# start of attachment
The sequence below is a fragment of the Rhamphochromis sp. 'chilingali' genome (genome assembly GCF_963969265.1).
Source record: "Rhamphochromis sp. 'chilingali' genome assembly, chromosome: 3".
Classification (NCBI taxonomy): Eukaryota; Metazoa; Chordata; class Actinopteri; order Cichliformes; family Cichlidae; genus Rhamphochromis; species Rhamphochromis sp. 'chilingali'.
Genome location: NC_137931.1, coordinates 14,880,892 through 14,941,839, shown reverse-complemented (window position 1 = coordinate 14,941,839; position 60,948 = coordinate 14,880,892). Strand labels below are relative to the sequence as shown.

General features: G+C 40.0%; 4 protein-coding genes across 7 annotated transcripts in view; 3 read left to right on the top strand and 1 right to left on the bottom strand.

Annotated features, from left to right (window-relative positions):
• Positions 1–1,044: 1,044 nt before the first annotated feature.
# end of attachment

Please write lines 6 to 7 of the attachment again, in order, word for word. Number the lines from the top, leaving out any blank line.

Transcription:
Annotated features, from left to right (window-relative positions):
• Positions 1–1,044: 1,044 nt before the first annotated feature.